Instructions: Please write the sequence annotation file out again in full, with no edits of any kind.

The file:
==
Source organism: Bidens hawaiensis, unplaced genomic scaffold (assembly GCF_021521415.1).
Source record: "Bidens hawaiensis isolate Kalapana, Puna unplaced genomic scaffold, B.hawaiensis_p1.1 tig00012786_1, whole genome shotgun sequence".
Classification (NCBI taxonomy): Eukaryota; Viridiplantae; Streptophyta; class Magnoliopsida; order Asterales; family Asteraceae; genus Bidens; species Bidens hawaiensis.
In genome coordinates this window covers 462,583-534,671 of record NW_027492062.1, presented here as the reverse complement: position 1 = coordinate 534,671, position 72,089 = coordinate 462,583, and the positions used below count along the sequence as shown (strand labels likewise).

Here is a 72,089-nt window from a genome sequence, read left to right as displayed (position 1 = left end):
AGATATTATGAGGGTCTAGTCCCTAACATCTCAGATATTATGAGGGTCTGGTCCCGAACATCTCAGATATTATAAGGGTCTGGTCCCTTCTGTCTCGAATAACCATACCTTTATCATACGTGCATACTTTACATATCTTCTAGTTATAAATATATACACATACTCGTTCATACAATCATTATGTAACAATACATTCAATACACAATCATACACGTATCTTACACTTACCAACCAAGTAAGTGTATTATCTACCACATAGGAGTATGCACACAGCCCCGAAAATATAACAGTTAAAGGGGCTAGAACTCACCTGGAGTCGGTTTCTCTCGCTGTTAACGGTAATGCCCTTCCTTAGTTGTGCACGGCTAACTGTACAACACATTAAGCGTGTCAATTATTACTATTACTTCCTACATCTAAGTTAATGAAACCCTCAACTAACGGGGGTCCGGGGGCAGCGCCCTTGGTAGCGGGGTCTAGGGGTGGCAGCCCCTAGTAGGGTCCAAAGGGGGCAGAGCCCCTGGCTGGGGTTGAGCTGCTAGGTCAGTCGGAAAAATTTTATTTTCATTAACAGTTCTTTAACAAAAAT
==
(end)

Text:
Source organism: Bidens hawaiensis, unplaced genomic scaffold (assembly GCF_021521415.1).
Source record: "Bidens hawaiensis isolate Kalapana, Puna unplaced genomic scaffold, B.hawaiensis_p1.1 tig00012786_1, whole genome shotgun sequence".
Classification (NCBI taxonomy): Eukaryota; Viridiplantae; Streptophyta; class Magnoliopsida; order Asterales; family Asteraceae; genus Bidens; species Bidens hawaiensis.
In genome coordinates this window covers 462,583-534,671 of record NW_027492062.1, presented here as the reverse complement: position 1 = coordinate 534,671, position 72,089 = coordinate 462,583, and the positions used below count along the sequence as shown (strand labels likewise).

Here is a 72,089-nt window from a genome sequence, read left to right as displayed (position 1 = left end):
AGATATTATGAGGGTCTAGTCCCTAACATCTCAGATATTATGAGGGTCTGGTCCCGAACATCTCAGATATTATAAGGGTCTGGTCCCTTCTGTCTCGAATAACCATACCTTTATCATACGTGCATACTTTACATATCTTCTAGTTATAAATATATACACATACTCGTTCATACAATCATTATGTAACAATACATTCAATACACAATCATACACGTATCTTACACTTACCAACCAAGTAAGTGTATTATCTACCACATAGGAGTATGCACACAGCCCCGAAAATATAACAGTTAAAGGGGCTAGAACTCACCTGGAGTCGGTTTCTCTCGCTGTTAACGGTAATGCCCTTCCTTAGTTGTGCACGGCTAACTGTACAACACATTAAGCGTGTCAATTATTACTATTACTTCCTACATCTAAGTTAATGAAACCCTCAACTAACGGGGGTCCGGGGGCAGCGCCCTTGGTAGCGGGGTCTAGGGGTGGCAGCCCCTAGTAGGGTCCAAAGGGGGCAGAGCCCCTGGCTGGGGTTGAGCTGCTAGGTCAGTCGGAAAAATTTTATTTTCATTAACAGTTCTTTAACAAAAAT